Without a home court or a school mascot to call its own, the basketball season is a long and anonymous road trip for the Canterbury School. But with a 20-year-old rookie head coach, the area's leading scorer and a 12-2 record, the small school in Accokeek, Md., is beginning to make a name for itself.

Sitting in the headmaster's office of the Canterbury School, Chris Chaney looks more like a student awaiting disciplinary action than a high school coach.

The boyish looks, the whiskerless face complete with blemishes and frequent blushes, the eyes that stare at his feet when his voice sometimes cracks and the habit of calling his elders "mister" and "sir" -- all of these give away Chaney's youth.

But when the Canterbury basketball team takes the court, Chaney heads to the coach's seat and stalks the sideline in a coat and tie like a 20-year veteran.

Thus far, he's been successful in his rookie year, guiding his team to a 5-0 record in the Washington Small School League as part of its 12-2 campaign.

Chaney looks like a student, and he is -- a sophomore majoring in history at the University of Maryland-Baltimore County. Although only a few years separate him from his players, Chaney said that from the start he's had little trouble earning their respect.

"I told them my age and where I played high school," Chaney said of his first address to the team. "I wasn't going to be easy on them, and I told them not to take me lightly just because I'm only a couple of years older than them.

"They grew to like me and respect me. The team keeps winning, so I guess they can't argue with that."

Chaney played two varsity seasons at Southern High School in Harwood, Md., where, as a senior, he captained the team and averaged 15 points as a shooting guard.

His athletic skills continue to shine in a different area -- tennis. As a high school senior, he was Anne Arundel County singles champion and he attends UMBC on a tennis scholarship.

Chaney said he "could have played Division III basketball," but opted for Division I tennis, a decision that kept him from basketball his freshman year in college. Coaching, thought Chaney, was a way to get back into the sport.

Originally, Chaney wanted to return to his alma mater as an assistant, but, because he was under 21 and didn't have the necessary training, he couldn't coach in a public school. His former coach at Southern, Tom Albright, suggested he try a private school, and Canterbury was the first one he called.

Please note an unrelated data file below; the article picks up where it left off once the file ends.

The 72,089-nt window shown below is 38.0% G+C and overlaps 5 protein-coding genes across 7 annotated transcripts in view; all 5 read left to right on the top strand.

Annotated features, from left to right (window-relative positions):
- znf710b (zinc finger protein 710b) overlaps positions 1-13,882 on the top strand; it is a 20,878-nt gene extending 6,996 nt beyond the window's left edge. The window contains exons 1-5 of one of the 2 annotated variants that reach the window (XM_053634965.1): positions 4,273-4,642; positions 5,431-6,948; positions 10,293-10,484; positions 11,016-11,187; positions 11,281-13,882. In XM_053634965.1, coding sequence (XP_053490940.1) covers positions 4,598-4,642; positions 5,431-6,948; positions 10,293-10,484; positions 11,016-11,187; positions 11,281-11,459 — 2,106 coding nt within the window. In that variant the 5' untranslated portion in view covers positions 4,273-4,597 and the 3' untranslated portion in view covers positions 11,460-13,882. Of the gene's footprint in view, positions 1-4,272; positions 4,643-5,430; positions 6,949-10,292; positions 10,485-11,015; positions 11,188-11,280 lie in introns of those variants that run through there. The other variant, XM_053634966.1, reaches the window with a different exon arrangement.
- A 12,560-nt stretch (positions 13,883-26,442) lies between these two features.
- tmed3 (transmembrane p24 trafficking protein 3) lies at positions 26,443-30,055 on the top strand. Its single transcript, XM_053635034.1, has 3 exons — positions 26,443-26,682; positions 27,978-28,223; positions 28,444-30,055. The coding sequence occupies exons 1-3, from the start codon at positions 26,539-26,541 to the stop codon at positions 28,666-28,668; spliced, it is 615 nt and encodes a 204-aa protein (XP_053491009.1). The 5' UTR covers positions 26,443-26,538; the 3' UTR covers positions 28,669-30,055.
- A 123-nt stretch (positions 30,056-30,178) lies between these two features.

"Chris came and he was very energetic about pushing his candidacy, and I kind of liked the way he was doing it, so we hired him" for the vacated position, said Headmaster Heinz Bondy.

Not surprisingly, Chaney's coaching style is similar to that of Albright, featuring a lot of running and a 1-3-1 trap defense designed to create turnovers.

"Chris has been a special kid," said Albright. "He understood what you could and couldn't do in a game situation" compared with other high school players. "He was a student of the game. He knew game plans to the last detail."

Rather than hampering his studies, Chaney says his coaching commitment has forced him "to be more disciplined and budget my time in school."

The Canterbury School has 65 students in grades seven through 12 and a faculty of seven. Primarily a preparatory school, Canterbury lacks funds and facilities for a strong athletic program, said Bondy.

For example, behind the main building on the grounds of Christ Episcopal Church, which founded the school 30 years ago, stands an indoor-outdoor basketball court, with a concrete surface, fiberglass, fan-shaped backboards, no walls and a sheet-metal roof.

Because weather is often a problem, the team sometimes practices at a nearby naval ordnance facility in La Plata. Because of the Persian Gulf War, Chaney needed to get security clearance for his team to practice there.

Without a gym, Chaney holds practice only twice a week, including the day before a game. "At practice, we scrimmage a lot and try to work on what we need to do to win the next game," said Chaney, who lives with his parents in Lothian, Md. "We're usually ready."

Chaney has the area's leading scorer, sophomore guard Preston Rucker (38.8 average), and freshman Terrell Holliway (20.3) in his backcourt. Together they account for 77 percent of Canterbury's scoring average of 76.6 points a game.

Rucker, who transferred from Eastern High School this fall, "is a real good outside shooter, an excellent scorer and passer, but right now I'm working on his defense," Chaney said.

Bondy, who admits to being overprotective where his students are concerned, said he prefers the 6-foot-1 Rucker not be singled out because he believes it's important to maintain a "team atmosphere" and because he doesn't want "these kids to think that because they're getting some publicity, that basketball is their future. Their future is really in academics.

"I just don't want them to start dreaming about the NBA and thinking, 'We don't have to study because we're basketball players.' The chances of that happening are much smaller here" at Canterbury.